Wednesday, July 27, 2016


A highly anticipated LPFM station has signed on in the Washington, DC suburb Takoma Park, Maryland. Tacoma Radio, aka WOWD FM 94.3, began broadcasting on July 16th. Takoma Radio [link] is owned by Historic Takoma [link], a 501c3 organization that preserves and presents local history.

Journalist Courtney Sexton, in an excellent story on WAMU’s Bandwidth [link], says Low Power, High Spirits: Takoma Radio Prepares To Bring FM Airwaves To The People. 

According to Sexton, the prime mover behind Takoma Radio is Marika Partridge, a well-known radio producer and longtime Takoma Park resident. Partridge learned in 2013 that a new LPFM station was possible she submitted an application to the FCC. The result was WOWD.

Takoma Radio is designed as a hyper-local service but its coverage includes a decent chunk of the DC metro (map is on the left). Partridge told Sexton:

“I’m talking about a mission to serve the community and pockets in the community. If you look at the radio dial in D.C. it’s a wasteland. I think also our ideas about ‘internet has killed radio’ is a very privileged perspective and that still a lot of people listen to the radio in their native languages, read newspapers in their native languages and in their communities.”

Marika Partridge
Partridge said Takoma Radio, affectionately known as T-Rex, has unique programming:

“We just have to consider who’s not going to NPR programming and offer some really strong programming for niche audiences right up against those shows. Who listens to All things Considered? Well, not people who only speak Amharic.”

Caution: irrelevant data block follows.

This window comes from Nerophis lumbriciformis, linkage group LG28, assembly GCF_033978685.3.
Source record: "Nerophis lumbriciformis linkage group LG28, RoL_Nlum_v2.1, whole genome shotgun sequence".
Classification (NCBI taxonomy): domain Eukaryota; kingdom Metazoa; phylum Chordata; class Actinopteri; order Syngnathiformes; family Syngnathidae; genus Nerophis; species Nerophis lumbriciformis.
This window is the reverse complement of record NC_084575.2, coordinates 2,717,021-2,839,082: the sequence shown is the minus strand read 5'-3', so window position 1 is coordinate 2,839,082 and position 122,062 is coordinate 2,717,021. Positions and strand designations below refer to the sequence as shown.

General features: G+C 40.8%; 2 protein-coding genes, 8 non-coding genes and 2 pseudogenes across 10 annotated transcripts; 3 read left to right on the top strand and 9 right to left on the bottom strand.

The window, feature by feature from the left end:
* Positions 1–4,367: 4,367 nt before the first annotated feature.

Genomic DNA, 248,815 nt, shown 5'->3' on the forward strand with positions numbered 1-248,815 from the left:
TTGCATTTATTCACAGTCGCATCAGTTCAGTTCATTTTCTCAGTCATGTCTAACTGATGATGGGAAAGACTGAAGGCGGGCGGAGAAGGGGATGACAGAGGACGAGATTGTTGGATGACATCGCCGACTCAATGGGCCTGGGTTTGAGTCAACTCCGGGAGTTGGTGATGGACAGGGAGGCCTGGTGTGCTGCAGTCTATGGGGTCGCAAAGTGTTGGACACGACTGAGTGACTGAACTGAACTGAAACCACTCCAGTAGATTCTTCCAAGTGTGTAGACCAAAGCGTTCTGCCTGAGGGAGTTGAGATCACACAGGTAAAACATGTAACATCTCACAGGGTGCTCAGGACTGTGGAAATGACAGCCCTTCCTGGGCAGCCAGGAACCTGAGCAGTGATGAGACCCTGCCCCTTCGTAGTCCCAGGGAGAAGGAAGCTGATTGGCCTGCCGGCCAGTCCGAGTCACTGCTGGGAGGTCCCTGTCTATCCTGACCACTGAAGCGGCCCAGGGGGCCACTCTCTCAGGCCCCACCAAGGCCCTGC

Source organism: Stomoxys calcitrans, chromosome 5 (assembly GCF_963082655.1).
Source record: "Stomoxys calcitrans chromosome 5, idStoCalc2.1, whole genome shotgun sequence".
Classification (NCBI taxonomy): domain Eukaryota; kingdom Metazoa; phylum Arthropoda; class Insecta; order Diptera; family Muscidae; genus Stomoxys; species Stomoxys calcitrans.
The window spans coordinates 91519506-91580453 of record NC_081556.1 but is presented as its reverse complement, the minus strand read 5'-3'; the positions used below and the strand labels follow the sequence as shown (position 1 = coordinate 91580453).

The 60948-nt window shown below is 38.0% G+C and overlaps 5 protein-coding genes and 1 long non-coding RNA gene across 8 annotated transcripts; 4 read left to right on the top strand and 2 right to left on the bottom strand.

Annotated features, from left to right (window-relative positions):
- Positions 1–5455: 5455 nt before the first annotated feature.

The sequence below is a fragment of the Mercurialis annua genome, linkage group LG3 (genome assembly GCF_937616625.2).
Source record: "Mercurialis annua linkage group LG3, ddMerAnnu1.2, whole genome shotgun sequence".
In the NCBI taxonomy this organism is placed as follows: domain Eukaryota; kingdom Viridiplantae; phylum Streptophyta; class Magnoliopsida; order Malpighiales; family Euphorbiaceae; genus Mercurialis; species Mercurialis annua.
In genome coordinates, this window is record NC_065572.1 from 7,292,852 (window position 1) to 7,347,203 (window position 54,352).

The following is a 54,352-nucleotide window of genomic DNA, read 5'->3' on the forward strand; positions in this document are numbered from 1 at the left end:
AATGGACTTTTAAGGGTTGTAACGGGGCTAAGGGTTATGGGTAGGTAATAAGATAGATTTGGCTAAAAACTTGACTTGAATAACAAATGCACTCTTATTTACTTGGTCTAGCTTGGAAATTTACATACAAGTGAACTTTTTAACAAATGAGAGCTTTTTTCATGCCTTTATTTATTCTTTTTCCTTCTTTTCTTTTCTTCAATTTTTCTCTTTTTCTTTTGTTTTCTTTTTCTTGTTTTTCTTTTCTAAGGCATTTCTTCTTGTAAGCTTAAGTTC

The path to the new station was not easy.  After other organizations passed, Historic Takoma stepped up as the project’s fiduciary. It was founded in 1979 with a mission of preserving the heritage of Takoma Park and the nearby Takoma neighborhood in DC.

What does Radio Takoma sound like? According to the station website, there is LOTS of music: jazz, soul, roots, reggae, blues and alternative rock.  There is special emphasis on music by local musicians. One particularly interesting show is The Thought Bowl, featuring interviews with science writers mixed with music. It is sort of like combining pinball with astronomy. May the force be with you!


I love to watch events live on C-SPAN.  I feel like I am in the room with the participants.  Plus, there are no commentators saying the same thing over and over again.  There was a true gem on Monday night at the Democratic National Convention.  Paul Simon sang his classic Bridge Over Troubled Waters, backed by a bluesy band. Gave me chills.


Spokane is one of my favorite noncom radio markets. There are a nice variety of stations and no hesitation to try something new. One such experiment is Spokane Public Radio’s KPRZ-FM which airs PRX Remix 24/7. Many stations use Remix during occasional hours but I believe KPRZ is the only station using it all the time in a rated market. Though KPRZ is not a major factor in the market, the number of estimated weekly listeners went up 25% between Spring 2015 and Spring 2016.

Spokane Public Radio’s other two stations also did well.  News/Classical KPBX was up 23% and all News KSFC was up 17%.  Another noncom station not listed because they are not a Nielsen subscriber, is Classical KSGU.

Monday-Sunday 6AM-Midnight Persons 12+
These data are provided for use by Nielsen subscribers ONLY,
in accordance with RRC's limited license with Nielsen Inc. Data Copyright Nielsen Inc. Format distinctions are the sole responsibility of Ken Mills Agency, LLC.

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